law does not matter

  • That's just an illegal custom firearm. The AR-15 has a split receiver design and the lower is serialized and constitutes the firearm. By fabricating the lower receiver this gunsmith just made a new custom firearm (legal), but did not serialize it (illegal). Also a crappy plastic gun.

    • by nyet (19118)

      It only needs markings that uniquely identify the lower before assembling it into a firearm. An unserialized lower by itself is simply an incomplete part (not illegal).

  • Well... (Score:5, Informative)

    by DnemoniX (31461) on Thursday July 26, 2012 @11:50AM (#40779069)

    A synthetic AR-15 lower receiver is nothing new, printing one yourself is however. Is it dangerous? Yeah kinda, unless you a printing with a rather high strength polymer. Is it illegal? Not if you follow the BATF guidelines. Hobby machinists have been milling them from aluminum for ages. You can buy all sorts of jigs and receiver blanks. If you were to say start manufacturing lower receivers, or do not qualify to legally own them and get caught the penalties are very severe. Also as anyone who builds their own AR-15s will tell you, certain parts are in very high demand, you may wait weeks to months for something simple to complete your build. So I wouldn't worry about somebody building a ton of "off books" rifles any time soon.

  • by Kenja (541830) on Thursday July 26, 2012 @11:50AM (#40779081)
    I can make a gun with a wide range of tools. How is this fundamentally different then a CNC mill?
    • by sohmc (595388)

      This actually could be a good thing. Right now, the public mentality is that gun owner = nut job. Unless Congress is willing to criminalize owning a 3D printer, it might actually force people think about the current state of laws and actually make sensible gun laws.

  • by icannotthinkofaname (1480543) on Thursday July 26, 2012 @11:57AM (#40779197) Journal

    Shit, yo, why we gotta turn everything into weapons, huh? wouldn't we be more civilized without weapons?

    • No we wouldn't. Better weapons equalize humans. They are a civilizing influence.

      Look at all the people that were killed in the 20th century because unarmed subjects were unable to control their own nation. Bullies take over and then it takes a war to straighten things out.

  • by BenEnglishAtHome (449670) on Thursday July 26, 2012 @12:01PM (#40779263)

    Making your own firearms is a well-established hobby in the U.S. Lots of people do it. There are forums devoted to it. Federal law specifically provides for it. It's nothing new. Nor is composite as a material for AR lowers; youtube has plenty of videos of people shooting "Plum Crazy"-based AR rifles. And 3D printing has been around a while.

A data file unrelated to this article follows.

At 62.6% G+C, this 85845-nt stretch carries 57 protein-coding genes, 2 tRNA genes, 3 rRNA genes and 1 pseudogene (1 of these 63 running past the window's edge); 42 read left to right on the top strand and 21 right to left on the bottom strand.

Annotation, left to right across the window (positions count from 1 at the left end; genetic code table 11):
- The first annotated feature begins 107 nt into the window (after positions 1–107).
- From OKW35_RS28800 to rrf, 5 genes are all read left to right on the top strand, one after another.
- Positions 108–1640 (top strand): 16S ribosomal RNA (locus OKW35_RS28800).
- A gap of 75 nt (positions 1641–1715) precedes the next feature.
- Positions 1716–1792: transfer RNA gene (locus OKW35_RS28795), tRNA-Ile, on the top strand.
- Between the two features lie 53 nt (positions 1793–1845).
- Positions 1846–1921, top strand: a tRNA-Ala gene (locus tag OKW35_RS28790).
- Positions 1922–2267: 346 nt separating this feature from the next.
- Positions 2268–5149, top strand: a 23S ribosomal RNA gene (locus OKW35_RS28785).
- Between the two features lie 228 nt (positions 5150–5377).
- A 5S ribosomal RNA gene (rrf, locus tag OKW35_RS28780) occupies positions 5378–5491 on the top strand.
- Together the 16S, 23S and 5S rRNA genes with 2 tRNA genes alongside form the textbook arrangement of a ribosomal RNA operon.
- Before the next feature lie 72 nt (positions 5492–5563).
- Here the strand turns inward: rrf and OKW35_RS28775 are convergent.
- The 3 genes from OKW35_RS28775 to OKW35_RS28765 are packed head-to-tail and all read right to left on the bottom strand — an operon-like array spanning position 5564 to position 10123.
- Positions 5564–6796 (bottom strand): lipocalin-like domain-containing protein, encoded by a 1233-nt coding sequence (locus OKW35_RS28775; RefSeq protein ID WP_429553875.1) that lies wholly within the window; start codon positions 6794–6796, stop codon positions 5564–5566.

What's newsworthy here? I don't get it.

  • Durability (Score:5, Informative)

    by JakFrost (139885) on Thursday July 26, 2012 @12:23PM (#40779697)

    There is a reason why firearm manufacturers create parts out of single bar stock aluminum or steel metal pieces and machine them out, that is to maintain durability during firing process of the gun so it doesn't explode in your hands and injure you or worse and that it will last over repeated uses.

    The most difficult part of creating the gun is the creation of the barrel with a chamber that can withstand pressures of 22,000 to 55,000 pounds-per-inch and not explode into shrapnel hurting you badly. Barrel creation is difficult and taken very seriously with many manufacturers using a magnetic particle inspection process to ensure that there are no metal weak points or fractures inside the walls of the barrels to prevent them from exploding.

    Until these low priced home 3D printing machines can print out of aluminum, steel, or other metals to maintain some kind of rigidity on the parts these printed firearm pieces will just be an exercise in computer aided design and prototyping. Many of the pistols now use plastic frames

    As far as legality of manufacturing your own firearm by people who are somehow restricted by law from owning one, well it's the possession and ownership that is restricted, not the creation so all possession restrictions still apply.

    You can create your own firearms according to the Gun Control Act of 1968 for personal usage just not sale or distribution. If you decide to make these 3D printed firearm receivers you would have to apply for a Federal Firearms License type 7 or 10 and register your business then put serial numbers on these parts.

    US BATFE (aka, ATF, BATF) [atf.gov]
    Q: Is it legal to assemble a firearm from commercially available parts kits that can be purchased via internet or shotgun news?

      For your information, per provisions of the Gun Control Act (GCA) of 1968, 18 U.S.C. Chapter 44, an unlicensed individual may make a “firearm” as defined in the GCA for his own personal use, but not for sale or distribution."